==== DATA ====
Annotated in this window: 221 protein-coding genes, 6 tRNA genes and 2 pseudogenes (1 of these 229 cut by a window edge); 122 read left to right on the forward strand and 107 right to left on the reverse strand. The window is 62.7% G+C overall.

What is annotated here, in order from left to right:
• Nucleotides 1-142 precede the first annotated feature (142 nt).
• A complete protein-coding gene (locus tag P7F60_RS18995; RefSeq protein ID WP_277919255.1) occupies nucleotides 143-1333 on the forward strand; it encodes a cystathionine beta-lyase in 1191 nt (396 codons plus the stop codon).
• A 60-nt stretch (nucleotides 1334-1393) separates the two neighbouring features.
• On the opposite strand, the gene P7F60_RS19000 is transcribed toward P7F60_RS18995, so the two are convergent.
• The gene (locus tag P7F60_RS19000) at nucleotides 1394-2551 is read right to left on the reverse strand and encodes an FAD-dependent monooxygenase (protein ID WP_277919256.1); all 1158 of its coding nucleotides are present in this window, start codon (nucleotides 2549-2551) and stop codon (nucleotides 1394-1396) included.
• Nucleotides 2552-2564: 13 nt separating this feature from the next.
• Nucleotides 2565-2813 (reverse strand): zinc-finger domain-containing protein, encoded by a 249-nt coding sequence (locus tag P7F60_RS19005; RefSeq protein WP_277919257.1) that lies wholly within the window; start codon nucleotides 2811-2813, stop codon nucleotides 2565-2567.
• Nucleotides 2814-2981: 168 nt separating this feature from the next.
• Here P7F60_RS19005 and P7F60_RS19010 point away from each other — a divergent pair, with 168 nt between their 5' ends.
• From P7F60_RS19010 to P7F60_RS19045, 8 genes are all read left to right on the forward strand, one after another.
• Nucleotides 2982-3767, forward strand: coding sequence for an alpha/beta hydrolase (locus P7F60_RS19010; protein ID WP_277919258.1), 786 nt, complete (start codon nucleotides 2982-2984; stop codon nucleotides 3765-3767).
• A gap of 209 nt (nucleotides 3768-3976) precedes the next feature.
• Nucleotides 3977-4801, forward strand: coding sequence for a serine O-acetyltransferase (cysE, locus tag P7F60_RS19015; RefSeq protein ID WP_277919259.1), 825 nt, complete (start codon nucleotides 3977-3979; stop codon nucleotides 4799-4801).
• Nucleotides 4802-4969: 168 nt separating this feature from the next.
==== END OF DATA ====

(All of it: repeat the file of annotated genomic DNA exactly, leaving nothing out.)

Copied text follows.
Annotated in this window: 221 protein-coding genes, 6 tRNA genes and 2 pseudogenes (1 of these 229 cut by a window edge); 122 read left to right on the forward strand and 107 right to left on the reverse strand. The window is 62.7% G+C overall.

What is annotated here, in order from left to right:
• Nucleotides 1-142 precede the first annotated feature (142 nt).
• A complete protein-coding gene (locus tag P7F60_RS18995; RefSeq protein ID WP_277919255.1) occupies nucleotides 143-1333 on the forward strand; it encodes a cystathionine beta-lyase in 1191 nt (396 codons plus the stop codon).
• A 60-nt stretch (nucleotides 1334-1393) separates the two neighbouring features.
• On the opposite strand, the gene P7F60_RS19000 is transcribed toward P7F60_RS18995, so the two are convergent.
• The gene (locus tag P7F60_RS19000) at nucleotides 1394-2551 is read right to left on the reverse strand and encodes an FAD-dependent monooxygenase (protein ID WP_277919256.1); all 1158 of its coding nucleotides are present in this window, start codon (nucleotides 2549-2551) and stop codon (nucleotides 1394-1396) included.
• Nucleotides 2552-2564: 13 nt separating this feature from the next.
• Nucleotides 2565-2813 (reverse strand): zinc-finger domain-containing protein, encoded by a 249-nt coding sequence (locus tag P7F60_RS19005; RefSeq protein WP_277919257.1) that lies wholly within the window; start codon nucleotides 2811-2813, stop codon nucleotides 2565-2567.
• Nucleotides 2814-2981: 168 nt separating this feature from the next.
• Here P7F60_RS19005 and P7F60_RS19010 point away from each other — a divergent pair, with 168 nt between their 5' ends.
• From P7F60_RS19010 to P7F60_RS19045, 8 genes are all read left to right on the forward strand, one after another.
• Nucleotides 2982-3767, forward strand: coding sequence for an alpha/beta hydrolase (locus P7F60_RS19010; protein ID WP_277919258.1), 786 nt, complete (start codon nucleotides 2982-2984; stop codon nucleotides 3765-3767).
• A gap of 209 nt (nucleotides 3768-3976) precedes the next feature.
• Nucleotides 3977-4801, forward strand: coding sequence for a serine O-acetyltransferase (cysE, locus tag P7F60_RS19015; RefSeq protein ID WP_277919259.1), 825 nt, complete (start codon nucleotides 3977-3979; stop codon nucleotides 4799-4801).
• Nucleotides 4802-4969: 168 nt separating this feature from the next.